The expect script runs as a single instance per voice gateway. To automate the task of getting configuration information from multiple gateways I created a text file that was a CSV listing my gateway names, IP addresses, and gateway types. I actually built the CSV by running SQL queries on CUCM to pull out the information. The IP addresses for H323 devices are usually used for the device name (bonus). MGCP and SCCP devices require you to either have the IP address handy or (in large environments where you don't have the info) you can use the RISPort API to get IP addresses. I had the info handy in a customer provided spreadsheet (thanks Mr. Customer).

Now, I used a bash shell script to collect some basic environment information and to loop through the CSV file. Launching the expect script on every iteration. The shell script follows:


# Gather basic cred info

echo -n "Enter source file: "
read -s -e mysrcfile
echo -ne '\n'
echo -n "Enter output directory: "
read -s -e myoutdir
echo -ne '\n'
echo -n "Enter User ID: "
read -s -e myuid
echo -ne '\n'
echo -n "Enter password for ($myuid): "
read -s -e mypwd
echo -ne '\n'

# Loop through source file and execute expect script
while read myrec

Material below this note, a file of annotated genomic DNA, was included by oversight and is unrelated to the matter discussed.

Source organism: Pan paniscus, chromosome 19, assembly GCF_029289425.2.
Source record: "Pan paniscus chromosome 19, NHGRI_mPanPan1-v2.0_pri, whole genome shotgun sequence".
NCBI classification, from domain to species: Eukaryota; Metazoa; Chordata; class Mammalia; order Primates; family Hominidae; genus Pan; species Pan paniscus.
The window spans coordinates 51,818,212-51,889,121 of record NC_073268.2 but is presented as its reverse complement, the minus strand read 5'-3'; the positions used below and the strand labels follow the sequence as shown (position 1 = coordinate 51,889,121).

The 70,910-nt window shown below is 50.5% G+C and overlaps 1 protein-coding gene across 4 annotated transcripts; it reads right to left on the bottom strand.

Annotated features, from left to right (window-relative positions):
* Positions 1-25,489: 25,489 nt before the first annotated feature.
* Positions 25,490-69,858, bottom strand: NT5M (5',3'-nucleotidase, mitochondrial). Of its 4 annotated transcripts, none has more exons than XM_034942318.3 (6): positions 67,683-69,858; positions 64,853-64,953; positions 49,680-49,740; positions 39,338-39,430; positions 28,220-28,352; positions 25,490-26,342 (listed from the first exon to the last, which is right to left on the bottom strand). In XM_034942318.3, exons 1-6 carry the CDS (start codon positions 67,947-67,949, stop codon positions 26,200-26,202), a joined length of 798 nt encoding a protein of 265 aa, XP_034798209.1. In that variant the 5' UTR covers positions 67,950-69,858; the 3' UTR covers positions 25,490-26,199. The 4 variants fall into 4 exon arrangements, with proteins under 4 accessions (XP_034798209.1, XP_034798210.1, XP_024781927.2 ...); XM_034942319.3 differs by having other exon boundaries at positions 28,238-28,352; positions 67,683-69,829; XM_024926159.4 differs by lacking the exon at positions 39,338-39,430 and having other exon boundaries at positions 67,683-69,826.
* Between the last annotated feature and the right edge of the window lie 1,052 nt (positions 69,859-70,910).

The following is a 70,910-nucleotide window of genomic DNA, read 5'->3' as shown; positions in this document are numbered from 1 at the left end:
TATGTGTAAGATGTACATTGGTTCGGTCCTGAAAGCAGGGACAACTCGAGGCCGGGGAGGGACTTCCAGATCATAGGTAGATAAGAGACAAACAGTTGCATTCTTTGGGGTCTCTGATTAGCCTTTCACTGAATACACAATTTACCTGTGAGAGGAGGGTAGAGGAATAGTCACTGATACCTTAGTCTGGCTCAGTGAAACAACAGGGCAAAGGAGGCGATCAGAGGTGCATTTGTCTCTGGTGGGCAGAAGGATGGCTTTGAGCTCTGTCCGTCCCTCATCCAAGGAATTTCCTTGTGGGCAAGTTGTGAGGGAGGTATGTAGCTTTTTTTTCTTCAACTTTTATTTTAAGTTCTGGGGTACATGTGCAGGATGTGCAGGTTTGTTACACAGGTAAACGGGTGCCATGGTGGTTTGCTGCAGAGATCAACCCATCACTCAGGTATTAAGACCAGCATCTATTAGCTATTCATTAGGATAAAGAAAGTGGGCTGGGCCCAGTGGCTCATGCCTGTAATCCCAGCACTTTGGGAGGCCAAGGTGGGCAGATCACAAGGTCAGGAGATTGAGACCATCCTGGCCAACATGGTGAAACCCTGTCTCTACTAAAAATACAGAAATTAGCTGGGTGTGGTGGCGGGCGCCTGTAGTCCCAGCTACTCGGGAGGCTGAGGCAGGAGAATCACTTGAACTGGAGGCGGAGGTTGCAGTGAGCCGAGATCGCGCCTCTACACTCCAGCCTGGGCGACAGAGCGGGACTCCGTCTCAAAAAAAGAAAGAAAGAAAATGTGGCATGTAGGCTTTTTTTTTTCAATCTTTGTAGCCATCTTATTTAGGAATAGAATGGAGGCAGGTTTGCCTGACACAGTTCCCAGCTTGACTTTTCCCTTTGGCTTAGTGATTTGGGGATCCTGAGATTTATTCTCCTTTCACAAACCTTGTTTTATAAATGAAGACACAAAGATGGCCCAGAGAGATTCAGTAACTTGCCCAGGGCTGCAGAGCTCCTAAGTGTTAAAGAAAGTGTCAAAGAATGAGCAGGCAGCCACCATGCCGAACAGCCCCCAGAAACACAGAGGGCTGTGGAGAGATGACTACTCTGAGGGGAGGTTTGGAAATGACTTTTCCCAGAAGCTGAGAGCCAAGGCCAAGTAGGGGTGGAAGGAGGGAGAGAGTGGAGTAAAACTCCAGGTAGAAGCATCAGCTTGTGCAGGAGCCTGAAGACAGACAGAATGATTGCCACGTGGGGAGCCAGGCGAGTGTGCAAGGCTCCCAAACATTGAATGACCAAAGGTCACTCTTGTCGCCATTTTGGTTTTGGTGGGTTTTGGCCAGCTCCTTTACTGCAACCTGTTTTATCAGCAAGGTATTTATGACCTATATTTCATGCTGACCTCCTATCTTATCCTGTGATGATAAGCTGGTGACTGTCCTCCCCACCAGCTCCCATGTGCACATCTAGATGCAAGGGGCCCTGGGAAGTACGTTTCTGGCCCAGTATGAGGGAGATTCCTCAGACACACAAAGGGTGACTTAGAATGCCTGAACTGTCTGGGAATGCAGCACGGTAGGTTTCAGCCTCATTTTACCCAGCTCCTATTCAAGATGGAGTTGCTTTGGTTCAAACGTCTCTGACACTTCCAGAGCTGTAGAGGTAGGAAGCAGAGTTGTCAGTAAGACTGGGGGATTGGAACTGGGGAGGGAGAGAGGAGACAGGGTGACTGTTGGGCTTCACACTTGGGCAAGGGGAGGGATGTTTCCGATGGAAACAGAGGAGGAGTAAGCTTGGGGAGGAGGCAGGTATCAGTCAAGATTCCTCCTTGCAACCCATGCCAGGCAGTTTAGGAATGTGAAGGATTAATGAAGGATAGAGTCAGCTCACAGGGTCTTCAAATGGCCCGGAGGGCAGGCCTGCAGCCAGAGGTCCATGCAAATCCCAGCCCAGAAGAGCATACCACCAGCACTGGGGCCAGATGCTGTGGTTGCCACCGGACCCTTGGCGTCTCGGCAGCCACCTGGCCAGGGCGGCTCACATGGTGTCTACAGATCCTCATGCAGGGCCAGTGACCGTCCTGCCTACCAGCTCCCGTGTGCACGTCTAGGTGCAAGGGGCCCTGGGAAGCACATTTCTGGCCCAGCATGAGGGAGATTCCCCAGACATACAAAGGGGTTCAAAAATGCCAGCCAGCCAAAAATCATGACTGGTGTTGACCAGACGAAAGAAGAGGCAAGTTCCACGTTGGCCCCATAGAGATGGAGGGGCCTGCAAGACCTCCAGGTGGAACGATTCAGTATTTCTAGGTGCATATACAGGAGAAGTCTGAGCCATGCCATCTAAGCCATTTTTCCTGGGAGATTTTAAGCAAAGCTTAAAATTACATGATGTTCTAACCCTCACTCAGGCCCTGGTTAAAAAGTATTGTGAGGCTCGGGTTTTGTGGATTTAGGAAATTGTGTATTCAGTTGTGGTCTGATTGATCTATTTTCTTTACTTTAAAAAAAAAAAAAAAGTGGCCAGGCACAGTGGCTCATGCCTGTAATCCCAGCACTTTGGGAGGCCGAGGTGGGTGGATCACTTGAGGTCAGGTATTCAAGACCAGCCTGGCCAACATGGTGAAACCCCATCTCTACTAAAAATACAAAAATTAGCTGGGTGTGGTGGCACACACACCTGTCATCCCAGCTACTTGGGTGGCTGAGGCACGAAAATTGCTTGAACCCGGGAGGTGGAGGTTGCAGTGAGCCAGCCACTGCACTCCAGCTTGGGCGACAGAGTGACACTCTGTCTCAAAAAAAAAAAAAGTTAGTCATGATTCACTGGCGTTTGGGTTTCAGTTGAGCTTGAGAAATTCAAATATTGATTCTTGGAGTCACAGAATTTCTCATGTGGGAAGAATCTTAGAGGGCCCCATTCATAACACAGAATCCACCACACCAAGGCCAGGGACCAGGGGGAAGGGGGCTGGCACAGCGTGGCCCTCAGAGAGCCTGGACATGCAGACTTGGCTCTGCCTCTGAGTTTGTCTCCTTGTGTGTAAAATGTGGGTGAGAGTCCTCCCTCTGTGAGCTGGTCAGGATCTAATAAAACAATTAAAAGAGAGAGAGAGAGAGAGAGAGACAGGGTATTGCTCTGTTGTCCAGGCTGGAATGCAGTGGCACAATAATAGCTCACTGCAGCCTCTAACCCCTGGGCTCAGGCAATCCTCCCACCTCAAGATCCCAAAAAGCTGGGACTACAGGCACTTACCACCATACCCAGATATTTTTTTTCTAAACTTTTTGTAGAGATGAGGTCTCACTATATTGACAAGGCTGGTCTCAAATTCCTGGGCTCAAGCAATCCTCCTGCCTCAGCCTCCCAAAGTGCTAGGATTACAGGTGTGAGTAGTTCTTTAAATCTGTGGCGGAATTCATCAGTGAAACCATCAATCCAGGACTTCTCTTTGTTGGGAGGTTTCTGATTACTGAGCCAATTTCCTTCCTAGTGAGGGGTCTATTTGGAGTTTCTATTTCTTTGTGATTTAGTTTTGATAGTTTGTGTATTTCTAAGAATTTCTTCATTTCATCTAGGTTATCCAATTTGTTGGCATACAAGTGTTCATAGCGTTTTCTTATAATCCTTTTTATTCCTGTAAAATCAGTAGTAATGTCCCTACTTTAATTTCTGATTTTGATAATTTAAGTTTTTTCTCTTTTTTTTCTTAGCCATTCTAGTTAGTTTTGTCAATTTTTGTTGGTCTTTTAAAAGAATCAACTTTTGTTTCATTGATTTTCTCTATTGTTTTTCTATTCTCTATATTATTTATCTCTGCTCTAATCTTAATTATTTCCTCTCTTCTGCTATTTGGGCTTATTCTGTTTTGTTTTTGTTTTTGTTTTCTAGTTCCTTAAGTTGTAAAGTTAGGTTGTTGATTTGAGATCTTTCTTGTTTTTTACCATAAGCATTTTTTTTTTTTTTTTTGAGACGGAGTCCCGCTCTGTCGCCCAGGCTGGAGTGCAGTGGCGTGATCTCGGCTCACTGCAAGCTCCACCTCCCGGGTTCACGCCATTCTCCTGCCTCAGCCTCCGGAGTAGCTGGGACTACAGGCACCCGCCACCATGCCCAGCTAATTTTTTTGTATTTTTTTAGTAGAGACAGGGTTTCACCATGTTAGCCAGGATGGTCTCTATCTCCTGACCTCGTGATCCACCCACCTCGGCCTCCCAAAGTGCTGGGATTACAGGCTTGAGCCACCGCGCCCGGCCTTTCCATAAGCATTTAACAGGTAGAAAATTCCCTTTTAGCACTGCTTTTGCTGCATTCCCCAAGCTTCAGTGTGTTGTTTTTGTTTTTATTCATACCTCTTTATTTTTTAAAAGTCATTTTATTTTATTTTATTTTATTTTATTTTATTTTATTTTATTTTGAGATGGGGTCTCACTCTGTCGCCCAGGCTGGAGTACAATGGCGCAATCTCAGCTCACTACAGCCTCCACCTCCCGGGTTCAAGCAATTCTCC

myvgw=$(echo $myrec | cut -f1 -d',')
 myvgip=$(echo $myrec | cut -f2 -d',')
 myvgmodel=$(echo $myrec | cut -f3 -d',')
 ./getvoxinfo.exp $myvgw $myvgip $myvgmodel $myuid $mypwd $myoutdir
done < $mysrcfile

The above scripts should run "as is". At least, they should on Mac OS X. I have used them twice since their creation in November/December. The only things I had to tweak were the "set commands" declarations. 


I guess I am trying to get two things across with this blog. First, maybe the little junk script I put together will help someone. If it does, that we be most righteous. It certainly isn't doing harm. Second, and most important, the best tool you have is your ingenuity and willingness to experiment. 

Maybe another point that I should put out there is "choose your battles wisely". Sometimes it is just more efficient to manually power through a task. Developing some script, particularly if it is using a language you are unfamiliar with, will be a huge time sink. Fortunately, I have used this script a couple of times since I originally put it together and I have expanded on its functionality a bit. So, it was worth the time investment. For me, anyway. 

Thanks for reading. If you have time, post a comment!

1 comment:

  1. This is Way Cool!! Speaking as an Expect, and TCL script writer myself.